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Small number of mutations driving most cancers

Published on 20/10/17 at 09:55am

Research from scientists at the Wellcome Trust Sanger Institute has found that only between one and 10 genetic mutations are the driver behind many cancers included in the study.

The research involved examining 7,664 tumours across 29 different cancers and found that numerous required less than a dozen mutations to spur spread of the cancer. In particular, thyroid and testicular cancers can be driven by just one mutation.

In other examples derived from the research, it was found that four mutations could be behind breast or liver cancer, and 10 mutations for colorectal cancer.

The genetic difference between cancer and healthy tissue are thousands of mutations in the DNA, however, the research aimed to find the particular mutations that made certain types of cancer spread and behave as they do.

The research led to mutations being discovered that had never before been identified in the spread of certain cancers before. This points towards the overall significance of the study – as personalised medicine becomes increasingly possible, it could lead to new genetic targets for treatment.

Professor Sir Mike Stratton, an author of the study and director of the Wellcome Trust Sanger Institute, said: “We now know of hundreds of genes, that when mutated, drive cancer. This research shows that across cancer types a relatively consistent small number of such mutated genes is required to convert a single normal cell into a cancer cell, but that the specific genes chosen differ according to cancer type. The study also shows that we have not yet identified many of these driver genes and they will be the target for further searching in the future. This increasingly precise understanding of the underlying changes that result in cancer provides the foundation for the discovery and use of targeted therapies that treat the disease.”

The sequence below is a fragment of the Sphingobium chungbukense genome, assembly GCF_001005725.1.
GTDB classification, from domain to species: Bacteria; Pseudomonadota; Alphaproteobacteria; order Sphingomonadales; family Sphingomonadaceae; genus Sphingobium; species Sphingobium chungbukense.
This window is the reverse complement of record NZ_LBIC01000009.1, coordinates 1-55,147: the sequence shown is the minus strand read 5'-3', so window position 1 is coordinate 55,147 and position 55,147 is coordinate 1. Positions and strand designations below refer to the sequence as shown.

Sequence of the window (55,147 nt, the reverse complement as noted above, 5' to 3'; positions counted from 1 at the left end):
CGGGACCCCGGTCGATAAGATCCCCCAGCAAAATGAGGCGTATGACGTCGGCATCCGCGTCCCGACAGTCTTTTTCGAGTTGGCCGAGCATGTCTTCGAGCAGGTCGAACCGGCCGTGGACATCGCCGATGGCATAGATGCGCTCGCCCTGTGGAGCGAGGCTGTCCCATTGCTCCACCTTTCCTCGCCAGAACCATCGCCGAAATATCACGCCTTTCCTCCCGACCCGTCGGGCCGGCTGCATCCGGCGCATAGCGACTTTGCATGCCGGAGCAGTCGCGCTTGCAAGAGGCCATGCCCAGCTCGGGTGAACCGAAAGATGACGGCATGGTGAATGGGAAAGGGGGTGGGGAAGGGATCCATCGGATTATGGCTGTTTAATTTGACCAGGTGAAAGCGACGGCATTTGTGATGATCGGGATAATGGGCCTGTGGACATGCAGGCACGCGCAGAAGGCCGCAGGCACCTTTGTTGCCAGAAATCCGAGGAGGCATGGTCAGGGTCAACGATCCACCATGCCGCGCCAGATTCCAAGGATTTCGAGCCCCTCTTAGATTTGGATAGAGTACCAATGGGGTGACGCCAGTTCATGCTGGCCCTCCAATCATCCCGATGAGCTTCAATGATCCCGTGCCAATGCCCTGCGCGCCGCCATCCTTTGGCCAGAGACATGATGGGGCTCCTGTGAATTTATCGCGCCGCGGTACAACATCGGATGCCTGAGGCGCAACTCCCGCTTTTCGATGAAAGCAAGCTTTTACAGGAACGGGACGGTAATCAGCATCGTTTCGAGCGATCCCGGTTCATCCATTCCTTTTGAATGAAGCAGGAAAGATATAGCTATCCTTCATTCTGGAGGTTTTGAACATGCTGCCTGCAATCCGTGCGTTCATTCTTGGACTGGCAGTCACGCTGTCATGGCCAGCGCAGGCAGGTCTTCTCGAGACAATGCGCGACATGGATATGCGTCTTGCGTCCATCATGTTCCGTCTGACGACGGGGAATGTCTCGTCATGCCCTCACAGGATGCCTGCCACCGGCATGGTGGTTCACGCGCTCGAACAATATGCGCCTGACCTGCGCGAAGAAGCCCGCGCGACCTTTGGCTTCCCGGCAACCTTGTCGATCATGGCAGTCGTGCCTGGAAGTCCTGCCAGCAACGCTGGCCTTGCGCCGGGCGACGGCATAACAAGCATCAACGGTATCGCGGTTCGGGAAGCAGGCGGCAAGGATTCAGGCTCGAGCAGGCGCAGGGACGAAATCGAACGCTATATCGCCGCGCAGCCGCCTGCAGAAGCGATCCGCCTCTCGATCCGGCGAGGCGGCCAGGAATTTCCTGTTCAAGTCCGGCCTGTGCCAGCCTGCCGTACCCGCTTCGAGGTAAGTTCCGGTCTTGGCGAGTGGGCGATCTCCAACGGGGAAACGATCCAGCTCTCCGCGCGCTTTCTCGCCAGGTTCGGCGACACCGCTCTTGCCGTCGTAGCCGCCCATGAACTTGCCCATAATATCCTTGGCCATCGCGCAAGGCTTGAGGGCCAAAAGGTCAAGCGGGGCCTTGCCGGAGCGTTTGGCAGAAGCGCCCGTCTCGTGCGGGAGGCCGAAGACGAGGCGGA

The researchers turned to evolutionary theory in order to identify the driver mutations; it was reasoned that these mutations should appear more often in tumours than benign mutations, as natural selection determines that those mutations that help a cell to grow and divide rapidly should proliferate.

Ben Hargreaves

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